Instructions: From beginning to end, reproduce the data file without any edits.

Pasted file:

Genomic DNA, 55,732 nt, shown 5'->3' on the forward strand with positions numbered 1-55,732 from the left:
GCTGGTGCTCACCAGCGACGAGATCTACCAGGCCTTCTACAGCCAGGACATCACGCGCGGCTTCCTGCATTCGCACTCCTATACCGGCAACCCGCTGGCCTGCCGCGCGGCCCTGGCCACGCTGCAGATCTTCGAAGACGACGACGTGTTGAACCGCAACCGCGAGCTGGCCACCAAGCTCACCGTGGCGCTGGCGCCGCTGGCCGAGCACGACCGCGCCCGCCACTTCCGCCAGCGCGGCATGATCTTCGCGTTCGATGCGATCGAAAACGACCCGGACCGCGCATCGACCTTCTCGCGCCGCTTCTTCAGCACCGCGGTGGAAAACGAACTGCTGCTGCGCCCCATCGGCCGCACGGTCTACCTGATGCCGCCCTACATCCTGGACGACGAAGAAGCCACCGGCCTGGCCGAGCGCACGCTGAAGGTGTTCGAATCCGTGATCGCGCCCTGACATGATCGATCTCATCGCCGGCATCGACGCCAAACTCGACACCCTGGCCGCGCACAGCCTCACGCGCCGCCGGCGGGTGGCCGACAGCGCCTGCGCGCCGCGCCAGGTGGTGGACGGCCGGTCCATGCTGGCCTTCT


Genomic DNA, 55,732 nt, shown 5'->3' on the forward strand with positions numbered 1-55,732 from the left:
GCTGGTGCTCACCAGCGACGAGATCTACCAGGCCTTCTACAGCCAGGACATCACGCGCGGCTTCCTGCATTCGCACTCCTATACCGGCAACCCGCTGGCCTGCCGCGCGGCCCTGGCCACGCTGCAGATCTTCGAAGACGACGACGTGTTGAACCGCAACCGCGAGCTGGCCACCAAGCTCACCGTGGCGCTGGCGCCGCTGGCCGAGCACGACCGCGCCCGCCACTTCCGCCAGCGCGGCATGATCTTCGCGTTCGATGCGATCGAAAACGACCCGGACCGCGCATCGACCTTCTCGCGCCGCTTCTTCAGCACCGCGGTGGAAAACGAACTGCTGCTGCGCCCCATCGGCCGCACGGTCTACCTGATGCCGCCCTACATCCTGGACGACGAAGAAGCCACCGGCCTGGCCGAGCGCACGCTGAAGGTGTTCGAATCCGTGATCGCGCCCTGACATGATCGATCTCATCGCCGGCATCGACGCCAAACTCGACACCCTGGCCGCGCACAGCCTCACGCGCCGCCGGCGGGTGGCCGACAGCGCCTGCGCGCCGCGCCAGGTGGTGGACGGCCGGTCCATGCTGGCCTTCT